Summer Solstice

target pond

baby geese in a parking lot pond

Tonight, a little after midnight in Ann Arbor, is the summer solstice. That being the case it seems better to call it the shortest night of the year rather than the longest day. These astronomical markers seem to argue with the earthly seasons: summer and winter in full swing before their solstices, fall and spring unhinged from their equinoxes. The heat lags the light.

All manner of life gets its start now, looking to ripen in a few weeks or months: green tomatoes in the garden; flowers; baby animals, probably,

alas, including woodchucks. The birds have finally found my birdbath, and the female cardinal is especially fond of this little spa. There’s not much more

two blond kids

two blond kids

to plant – more basil seeds, good to sow in succession so I can let them go to flower; more woodruff in the woods, more lamium in the shade. Everything wants to be fed and weeded, or staked. But now the days are long enough to accommodate however much there is to fill them, a feeling that flows over onto all other subjects: that time has expanded – thank you, stars – until there’s plenty of it for all you could ever want to do, have, or experience.

The Aftermath of Daffodils

june: thyme is overwhelmed

thyme overwhelmed

As summer glides in, the dame’s rocket is subsiding, and the yarrow and nepeta are stepping up. The long leaves of my hundreds of narcissus turn yellow, and I pull them up by the handful each time I walk along the driveway. Lamium and ceratostigma

june: nepeta does its part

nepeta doing its part

chuff over them in places and even the nepeta does its part to hide the leftovers, but the thyme I thought would do likewise is overwhelmed. Here you can see what worked and what didn’t in the Great Daffodil Cover-up Effort.

june: ceratostigma

ceratostigma wins!


I realize I have a different idea of what constitutes a hot day, compared to most Michiganders. It’s my California experience, I’m sure. They walk around in shorts while I’m still in my sweater; they turn on the air conditioner while I’m sitting on the deck enjoying the breeze. No, I do not think eighty degrees is hot. Eighty degrees means you can finally wear your sandals. Ninety degrees, however, is hot.

june: last resting place

last resting place

This level of heat usually waits for the Ann Arbor Art Fair in July, but there’s no arguing with weather; we’re getting a dose of July right now. Still, the problem’s not heat – tomatoes love it, and the sturdy Michigan perennials, I was surprised to learn, can take it. The problem is watering them. The weather map is festooned with tiny thunderbolts, the weather radar teems with green and yellow blobs, and with much rain predicted I’m not going to run the sprinklers, overwater everything, and encourage rot and fungus.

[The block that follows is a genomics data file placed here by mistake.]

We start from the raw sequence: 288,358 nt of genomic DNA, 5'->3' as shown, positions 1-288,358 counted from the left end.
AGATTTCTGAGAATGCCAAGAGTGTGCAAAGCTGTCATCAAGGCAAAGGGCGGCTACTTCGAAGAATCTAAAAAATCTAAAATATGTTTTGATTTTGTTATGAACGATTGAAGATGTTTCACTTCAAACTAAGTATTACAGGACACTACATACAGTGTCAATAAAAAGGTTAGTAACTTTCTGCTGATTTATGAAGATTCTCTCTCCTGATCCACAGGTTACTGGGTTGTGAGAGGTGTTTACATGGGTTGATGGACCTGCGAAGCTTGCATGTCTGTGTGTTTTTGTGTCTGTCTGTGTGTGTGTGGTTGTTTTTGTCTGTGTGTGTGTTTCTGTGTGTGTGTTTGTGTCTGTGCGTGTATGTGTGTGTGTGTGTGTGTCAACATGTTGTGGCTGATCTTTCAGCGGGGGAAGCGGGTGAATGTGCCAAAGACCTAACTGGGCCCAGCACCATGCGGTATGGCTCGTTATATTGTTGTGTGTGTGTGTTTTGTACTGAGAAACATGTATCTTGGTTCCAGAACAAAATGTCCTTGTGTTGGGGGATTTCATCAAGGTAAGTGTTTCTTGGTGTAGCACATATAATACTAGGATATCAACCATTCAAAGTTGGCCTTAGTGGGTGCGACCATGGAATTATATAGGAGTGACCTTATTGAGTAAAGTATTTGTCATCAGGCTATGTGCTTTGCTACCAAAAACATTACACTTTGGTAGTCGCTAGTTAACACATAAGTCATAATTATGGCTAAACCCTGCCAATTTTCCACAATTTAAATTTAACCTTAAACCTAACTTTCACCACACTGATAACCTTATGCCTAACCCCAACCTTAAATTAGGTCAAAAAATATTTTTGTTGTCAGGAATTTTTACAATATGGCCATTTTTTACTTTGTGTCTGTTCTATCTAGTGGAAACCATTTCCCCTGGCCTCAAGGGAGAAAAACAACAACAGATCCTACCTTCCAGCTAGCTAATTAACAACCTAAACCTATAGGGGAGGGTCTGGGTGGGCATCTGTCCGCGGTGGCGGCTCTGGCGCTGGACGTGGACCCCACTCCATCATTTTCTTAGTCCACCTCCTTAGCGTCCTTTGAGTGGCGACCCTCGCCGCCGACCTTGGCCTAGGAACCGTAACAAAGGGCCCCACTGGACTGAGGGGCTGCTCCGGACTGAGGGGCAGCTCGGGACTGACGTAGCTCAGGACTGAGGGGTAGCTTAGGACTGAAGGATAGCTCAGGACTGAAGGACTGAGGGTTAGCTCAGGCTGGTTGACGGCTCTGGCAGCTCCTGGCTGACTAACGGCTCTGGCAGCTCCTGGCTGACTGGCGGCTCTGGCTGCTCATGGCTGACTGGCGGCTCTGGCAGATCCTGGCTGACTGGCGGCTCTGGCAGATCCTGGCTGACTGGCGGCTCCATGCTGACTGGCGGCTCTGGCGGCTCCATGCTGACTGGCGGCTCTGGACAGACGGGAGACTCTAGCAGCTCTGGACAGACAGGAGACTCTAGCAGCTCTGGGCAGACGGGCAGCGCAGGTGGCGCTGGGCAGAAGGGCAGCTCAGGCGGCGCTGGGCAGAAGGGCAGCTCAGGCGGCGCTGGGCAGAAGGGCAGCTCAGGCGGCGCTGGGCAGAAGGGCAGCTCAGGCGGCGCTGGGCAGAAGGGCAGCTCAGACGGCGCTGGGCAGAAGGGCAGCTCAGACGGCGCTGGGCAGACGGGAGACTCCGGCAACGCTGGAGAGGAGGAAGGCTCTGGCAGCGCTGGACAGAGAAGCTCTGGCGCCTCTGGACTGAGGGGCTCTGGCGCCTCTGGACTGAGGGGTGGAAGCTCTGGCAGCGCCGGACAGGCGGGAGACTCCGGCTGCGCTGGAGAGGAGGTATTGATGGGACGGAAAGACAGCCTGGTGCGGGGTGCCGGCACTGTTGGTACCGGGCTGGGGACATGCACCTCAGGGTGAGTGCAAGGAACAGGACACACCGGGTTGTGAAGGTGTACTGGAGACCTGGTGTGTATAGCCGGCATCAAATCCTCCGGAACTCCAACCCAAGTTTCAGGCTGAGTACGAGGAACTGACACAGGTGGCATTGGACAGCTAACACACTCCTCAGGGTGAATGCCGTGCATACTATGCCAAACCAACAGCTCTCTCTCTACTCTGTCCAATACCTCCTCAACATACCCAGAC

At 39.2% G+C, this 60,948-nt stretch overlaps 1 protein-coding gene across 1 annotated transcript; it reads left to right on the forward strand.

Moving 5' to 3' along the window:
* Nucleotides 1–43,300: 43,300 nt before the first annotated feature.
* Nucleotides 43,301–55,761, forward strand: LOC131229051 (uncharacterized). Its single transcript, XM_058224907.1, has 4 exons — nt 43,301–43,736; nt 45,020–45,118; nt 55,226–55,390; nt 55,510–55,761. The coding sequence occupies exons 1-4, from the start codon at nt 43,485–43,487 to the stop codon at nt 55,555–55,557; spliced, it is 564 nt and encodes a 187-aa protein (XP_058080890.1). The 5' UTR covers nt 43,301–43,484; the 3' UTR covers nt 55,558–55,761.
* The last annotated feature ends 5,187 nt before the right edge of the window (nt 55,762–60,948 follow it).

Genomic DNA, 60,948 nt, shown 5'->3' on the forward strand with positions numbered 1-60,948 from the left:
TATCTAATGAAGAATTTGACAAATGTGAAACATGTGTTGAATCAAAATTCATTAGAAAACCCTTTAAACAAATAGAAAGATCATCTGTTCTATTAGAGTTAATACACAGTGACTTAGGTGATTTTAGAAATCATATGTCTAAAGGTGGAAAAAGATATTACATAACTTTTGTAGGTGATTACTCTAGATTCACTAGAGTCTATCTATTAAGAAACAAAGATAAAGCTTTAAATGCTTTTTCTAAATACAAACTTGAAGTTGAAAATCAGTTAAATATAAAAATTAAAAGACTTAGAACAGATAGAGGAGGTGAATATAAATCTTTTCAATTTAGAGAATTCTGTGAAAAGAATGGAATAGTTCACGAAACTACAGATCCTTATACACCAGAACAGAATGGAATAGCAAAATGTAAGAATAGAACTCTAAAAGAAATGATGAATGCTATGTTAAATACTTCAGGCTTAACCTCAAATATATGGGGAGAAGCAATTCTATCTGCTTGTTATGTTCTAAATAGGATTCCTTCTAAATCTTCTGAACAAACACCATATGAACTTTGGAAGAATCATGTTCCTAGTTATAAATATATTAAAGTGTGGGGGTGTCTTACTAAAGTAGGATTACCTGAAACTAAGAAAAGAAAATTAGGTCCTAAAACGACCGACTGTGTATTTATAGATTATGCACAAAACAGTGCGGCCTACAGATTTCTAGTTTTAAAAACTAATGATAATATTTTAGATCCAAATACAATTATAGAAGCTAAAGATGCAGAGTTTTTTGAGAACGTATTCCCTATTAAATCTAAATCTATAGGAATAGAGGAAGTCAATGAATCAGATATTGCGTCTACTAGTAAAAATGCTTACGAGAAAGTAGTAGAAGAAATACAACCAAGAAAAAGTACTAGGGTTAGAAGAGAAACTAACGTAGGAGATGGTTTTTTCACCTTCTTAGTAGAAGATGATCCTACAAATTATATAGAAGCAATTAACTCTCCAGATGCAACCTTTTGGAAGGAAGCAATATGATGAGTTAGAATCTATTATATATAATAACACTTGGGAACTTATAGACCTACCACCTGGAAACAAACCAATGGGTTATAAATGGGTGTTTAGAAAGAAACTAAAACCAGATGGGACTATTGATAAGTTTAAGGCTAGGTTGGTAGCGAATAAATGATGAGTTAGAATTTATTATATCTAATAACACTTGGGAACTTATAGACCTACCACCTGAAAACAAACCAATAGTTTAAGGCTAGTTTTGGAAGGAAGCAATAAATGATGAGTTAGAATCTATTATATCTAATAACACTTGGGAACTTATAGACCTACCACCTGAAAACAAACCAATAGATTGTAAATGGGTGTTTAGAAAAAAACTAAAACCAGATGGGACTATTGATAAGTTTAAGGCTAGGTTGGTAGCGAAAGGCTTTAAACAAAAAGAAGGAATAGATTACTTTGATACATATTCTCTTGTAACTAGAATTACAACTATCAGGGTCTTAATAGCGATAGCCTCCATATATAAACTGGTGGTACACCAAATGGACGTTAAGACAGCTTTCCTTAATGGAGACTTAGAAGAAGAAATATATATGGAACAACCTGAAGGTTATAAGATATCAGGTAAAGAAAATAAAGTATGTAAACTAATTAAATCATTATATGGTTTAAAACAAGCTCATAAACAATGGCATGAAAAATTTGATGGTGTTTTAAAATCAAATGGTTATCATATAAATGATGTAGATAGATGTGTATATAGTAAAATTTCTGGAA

june: incipient tomatoes

hot, happy incipient tomatoes

But then the large blobs and tiny thunderbolts dissipate into the ether, a monsoon in Grand Rapids, a deluge along the Ohio River Valley, and peaceful blue skies over Ann Arbor. Leaving my yard and garden unwatered. The last three days have been like this, so I watered everything today. This should make it rain tonight, right? I’m doing my civic duty for the benefit of the whole town.

Flower Follow-Up

IMG_2050The dame’s rocket that was just coming out a couple of weeks ago has become exuberant. I’ve always loved exuberance in a flower and this rampant, luxurious petalmania is no exception. But I have also come to appreciate a certain kind of restraint.

Last week I posted a photo of some iris standing preternaturally straight and tall, but neglected to comment on them. They are Siberian iris, and their habit is to stand like that, though all around them – outside the photo – the bearded iris are losing it. The bearded iris are gorgeous, but they get top-heavy, fall over, and have to be propped up; and as blossoms fade they turn sort of slimy while clinging to their perches, impinging on the grandeur of the newer blooms. Spent flowers of Siberian iris shrink discretely back into their spathes, withered but polite, getting out of the face of new blooms. No need to deadhead them; I just cut the whole flower stalk down at my leisure, when the plant is done with it.


Siberian iris, top-down view

I found Siberian iris while looking through the White Flower Farm catalog for something dark blue and deer resistant for my Michigan yard. The color was called “Caesar’s Brother” so they must have seen it as royal purple, but it looked blue enough to me. The deer-proof claim turned out to be true, it did very well where I wanted it, and then I discovered this tidy habit it has. So I expect I will plant a little more every year.

I don’t have to plant dame’s rocket. As long as I yank the garlic mustard and pull the buckthorn sprouts, the dame’s rocket will flourish. I discovered this by trial and error, the key to gardening: the garden shows you what it wants, you just have to pay attention to see it. As they say in “The Trouble With Poets,” ain’t that just like life.